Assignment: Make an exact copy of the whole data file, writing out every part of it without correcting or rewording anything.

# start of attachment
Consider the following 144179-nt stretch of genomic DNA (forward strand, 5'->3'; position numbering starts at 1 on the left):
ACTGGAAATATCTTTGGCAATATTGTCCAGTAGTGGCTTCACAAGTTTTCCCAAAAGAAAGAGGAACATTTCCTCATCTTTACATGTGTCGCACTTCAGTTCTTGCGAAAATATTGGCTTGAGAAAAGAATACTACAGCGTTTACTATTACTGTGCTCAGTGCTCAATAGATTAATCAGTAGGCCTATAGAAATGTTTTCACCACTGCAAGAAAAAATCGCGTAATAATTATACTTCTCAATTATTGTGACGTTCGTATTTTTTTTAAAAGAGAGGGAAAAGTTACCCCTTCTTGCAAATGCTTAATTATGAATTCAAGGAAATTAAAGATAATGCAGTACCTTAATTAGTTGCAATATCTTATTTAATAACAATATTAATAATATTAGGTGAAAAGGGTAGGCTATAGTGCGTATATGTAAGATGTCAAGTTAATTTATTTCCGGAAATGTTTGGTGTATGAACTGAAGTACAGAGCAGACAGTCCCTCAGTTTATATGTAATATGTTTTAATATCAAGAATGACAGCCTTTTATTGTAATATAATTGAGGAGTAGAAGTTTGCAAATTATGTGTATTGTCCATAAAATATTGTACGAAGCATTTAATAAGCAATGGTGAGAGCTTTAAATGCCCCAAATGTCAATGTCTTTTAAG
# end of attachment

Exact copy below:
Consider the following 144179-nt stretch of genomic DNA (forward strand, 5'->3'; position numbering starts at 1 on the left):
ACTGGAAATATCTTTGGCAATATTGTCCAGTAGTGGCTTCACAAGTTTTCCCAAAAGAAAGAGGAACATTTCCTCATCTTTACATGTGTCGCACTTCAGTTCTTGCGAAAATATTGGCTTGAGAAAAGAATACTACAGCGTTTACTATTACTGTGCTCAGTGCTCAATAGATTAATCAGTAGGCCTATAGAAATGTTTTCACCACTGCAAGAAAAAATCGCGTAATAATTATACTTCTCAATTATTGTGACGTTCGTATTTTTTTTAAAAGAGAGGGAAAAGTTACCCCTTCTTGCAAATGCTTAATTATGAATTCAAGGAAATTAAAGATAATGCAGTACCTTAATTAGTTGCAATATCTTATTTAATAACAATATTAATAATATTAGGTGAAAAGGGTAGGCTATAGTGCGTATATGTAAGATGTCAAGTTAATTTATTTCCGGAAATGTTTGGTGTATGAACTGAAGTACAGAGCAGACAGTCCCTCAGTTTATATGTAATATGTTTTAATATCAAGAATGACAGCCTTTTATTGTAATATAATTGAGGAGTAGAAGTTTGCAAATTATGTGTATTGTCCATAAAATATTGTACGAAGCATTTAATAAGCAATGGTGAGAGCTTTAAATGCCCCAAATGTCAATGTCTTTTAAG